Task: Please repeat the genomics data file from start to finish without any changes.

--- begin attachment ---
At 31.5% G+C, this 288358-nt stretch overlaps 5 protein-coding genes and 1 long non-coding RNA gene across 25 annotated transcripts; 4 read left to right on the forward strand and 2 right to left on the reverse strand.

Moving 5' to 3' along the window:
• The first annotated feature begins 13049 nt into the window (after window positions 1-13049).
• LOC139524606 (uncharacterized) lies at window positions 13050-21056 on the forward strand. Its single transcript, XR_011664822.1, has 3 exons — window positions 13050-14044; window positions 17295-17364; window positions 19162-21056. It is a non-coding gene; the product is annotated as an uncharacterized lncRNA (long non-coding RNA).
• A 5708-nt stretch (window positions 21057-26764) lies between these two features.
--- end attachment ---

At 31.5% G+C, this 288358-nt stretch overlaps 5 protein-coding genes and 1 long non-coding RNA gene across 25 annotated transcripts; 4 read left to right on the forward strand and 2 right to left on the reverse strand.

Moving 5' to 3' along the window:
• The first annotated feature begins 13049 nt into the window (after window positions 1-13049).
• LOC139524606 (uncharacterized) lies at window positions 13050-21056 on the forward strand. Its single transcript, XR_011664822.1, has 3 exons — window positions 13050-14044; window positions 17295-17364; window positions 19162-21056. It is a non-coding gene; the product is annotated as an uncharacterized lncRNA (long non-coding RNA).
• A 5708-nt stretch (window positions 21057-26764) lies between these two features.